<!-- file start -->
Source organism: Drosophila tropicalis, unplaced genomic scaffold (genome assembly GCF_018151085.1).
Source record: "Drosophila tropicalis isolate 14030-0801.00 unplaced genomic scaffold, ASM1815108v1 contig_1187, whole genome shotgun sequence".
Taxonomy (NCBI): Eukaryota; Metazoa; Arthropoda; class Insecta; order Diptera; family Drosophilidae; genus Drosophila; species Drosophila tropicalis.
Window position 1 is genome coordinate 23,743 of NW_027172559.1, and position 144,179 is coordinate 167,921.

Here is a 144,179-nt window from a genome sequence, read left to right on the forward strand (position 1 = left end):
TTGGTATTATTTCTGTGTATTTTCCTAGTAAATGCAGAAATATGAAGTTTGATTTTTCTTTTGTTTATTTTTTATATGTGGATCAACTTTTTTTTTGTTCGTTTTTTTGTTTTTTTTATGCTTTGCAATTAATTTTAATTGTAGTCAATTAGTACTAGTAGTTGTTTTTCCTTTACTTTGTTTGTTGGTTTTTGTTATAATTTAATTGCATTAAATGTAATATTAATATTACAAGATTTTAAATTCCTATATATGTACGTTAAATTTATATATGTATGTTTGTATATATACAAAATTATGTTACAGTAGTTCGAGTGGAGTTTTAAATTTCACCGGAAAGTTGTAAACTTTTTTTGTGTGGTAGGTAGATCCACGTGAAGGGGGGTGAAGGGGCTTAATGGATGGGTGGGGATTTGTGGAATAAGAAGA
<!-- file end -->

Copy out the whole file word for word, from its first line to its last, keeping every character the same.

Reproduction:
Source organism: Drosophila tropicalis, unplaced genomic scaffold (genome assembly GCF_018151085.1).
Source record: "Drosophila tropicalis isolate 14030-0801.00 unplaced genomic scaffold, ASM1815108v1 contig_1187, whole genome shotgun sequence".
Taxonomy (NCBI): Eukaryota; Metazoa; Arthropoda; class Insecta; order Diptera; family Drosophilidae; genus Drosophila; species Drosophila tropicalis.
Window position 1 is genome coordinate 23,743 of NW_027172559.1, and position 144,179 is coordinate 167,921.

Here is a 144,179-nt window from a genome sequence, read left to right on the forward strand (position 1 = left end):
TTGGTATTATTTCTGTGTATTTTCCTAGTAAATGCAGAAATATGAAGTTTGATTTTTCTTTTGTTTATTTTTTATATGTGGATCAACTTTTTTTTTGTTCGTTTTTTTGTTTTTTTTATGCTTTGCAATTAATTTTAATTGTAGTCAATTAGTACTAGTAGTTGTTTTTCCTTTACTTTGTTTGTTGGTTTTTGTTATAATTTAATTGCATTAAATGTAATATTAATATTACAAGATTTTAAATTCCTATATATGTACGTTAAATTTATATATGTATGTTTGTATATATACAAAATTATGTTACAGTAGTTCGAGTGGAGTTTTAAATTTCACCGGAAAGTTGTAAACTTTTTTTGTGTGGTAGGTAGATCCACGTGAAGGGGGGTGAAGGGGCTTAATGGATGGGTGGGGATTTGTGGAATAAGAAGA